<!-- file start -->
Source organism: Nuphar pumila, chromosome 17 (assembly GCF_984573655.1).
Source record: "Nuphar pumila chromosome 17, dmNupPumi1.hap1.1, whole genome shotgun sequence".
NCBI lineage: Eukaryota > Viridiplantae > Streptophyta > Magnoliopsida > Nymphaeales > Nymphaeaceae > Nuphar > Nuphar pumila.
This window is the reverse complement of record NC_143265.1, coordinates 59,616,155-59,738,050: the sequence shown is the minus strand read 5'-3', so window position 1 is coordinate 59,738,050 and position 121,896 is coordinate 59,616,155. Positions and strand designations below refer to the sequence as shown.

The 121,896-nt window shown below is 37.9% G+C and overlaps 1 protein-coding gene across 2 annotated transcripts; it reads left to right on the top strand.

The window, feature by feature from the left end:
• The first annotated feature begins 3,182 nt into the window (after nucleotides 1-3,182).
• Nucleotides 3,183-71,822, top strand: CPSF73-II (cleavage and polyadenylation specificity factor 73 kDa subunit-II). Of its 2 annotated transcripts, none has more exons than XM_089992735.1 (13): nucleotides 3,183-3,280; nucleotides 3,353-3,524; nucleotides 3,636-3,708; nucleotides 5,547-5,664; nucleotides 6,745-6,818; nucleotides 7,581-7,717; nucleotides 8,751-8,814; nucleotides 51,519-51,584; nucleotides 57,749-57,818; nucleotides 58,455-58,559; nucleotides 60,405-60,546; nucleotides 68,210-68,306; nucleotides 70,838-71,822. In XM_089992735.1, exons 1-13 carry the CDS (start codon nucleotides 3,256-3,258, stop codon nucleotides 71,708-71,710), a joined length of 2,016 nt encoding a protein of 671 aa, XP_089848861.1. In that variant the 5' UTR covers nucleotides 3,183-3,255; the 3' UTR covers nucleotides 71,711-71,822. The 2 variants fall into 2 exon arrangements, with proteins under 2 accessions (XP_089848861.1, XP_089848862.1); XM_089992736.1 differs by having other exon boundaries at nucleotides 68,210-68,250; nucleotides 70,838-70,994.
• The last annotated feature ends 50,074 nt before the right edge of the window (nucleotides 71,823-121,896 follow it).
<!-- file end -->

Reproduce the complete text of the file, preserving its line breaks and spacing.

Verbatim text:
Source organism: Nuphar pumila, chromosome 17 (assembly GCF_984573655.1).
Source record: "Nuphar pumila chromosome 17, dmNupPumi1.hap1.1, whole genome shotgun sequence".
NCBI lineage: Eukaryota > Viridiplantae > Streptophyta > Magnoliopsida > Nymphaeales > Nymphaeaceae > Nuphar > Nuphar pumila.
This window is the reverse complement of record NC_143265.1, coordinates 59,616,155-59,738,050: the sequence shown is the minus strand read 5'-3', so window position 1 is coordinate 59,738,050 and position 121,896 is coordinate 59,616,155. Positions and strand designations below refer to the sequence as shown.

The 121,896-nt window shown below is 37.9% G+C and overlaps 1 protein-coding gene across 2 annotated transcripts; it reads left to right on the top strand.

The window, feature by feature from the left end:
• The first annotated feature begins 3,182 nt into the window (after nucleotides 1-3,182).
• Nucleotides 3,183-71,822, top strand: CPSF73-II (cleavage and polyadenylation specificity factor 73 kDa subunit-II). Of its 2 annotated transcripts, none has more exons than XM_089992735.1 (13): nucleotides 3,183-3,280; nucleotides 3,353-3,524; nucleotides 3,636-3,708; nucleotides 5,547-5,664; nucleotides 6,745-6,818; nucleotides 7,581-7,717; nucleotides 8,751-8,814; nucleotides 51,519-51,584; nucleotides 57,749-57,818; nucleotides 58,455-58,559; nucleotides 60,405-60,546; nucleotides 68,210-68,306; nucleotides 70,838-71,822. In XM_089992735.1, exons 1-13 carry the CDS (start codon nucleotides 3,256-3,258, stop codon nucleotides 71,708-71,710), a joined length of 2,016 nt encoding a protein of 671 aa, XP_089848861.1. In that variant the 5' UTR covers nucleotides 3,183-3,255; the 3' UTR covers nucleotides 71,711-71,822. The 2 variants fall into 2 exon arrangements, with proteins under 2 accessions (XP_089848861.1, XP_089848862.1); XM_089992736.1 differs by having other exon boundaries at nucleotides 68,210-68,250; nucleotides 70,838-70,994.
• The last annotated feature ends 50,074 nt before the right edge of the window (nucleotides 71,823-121,896 follow it).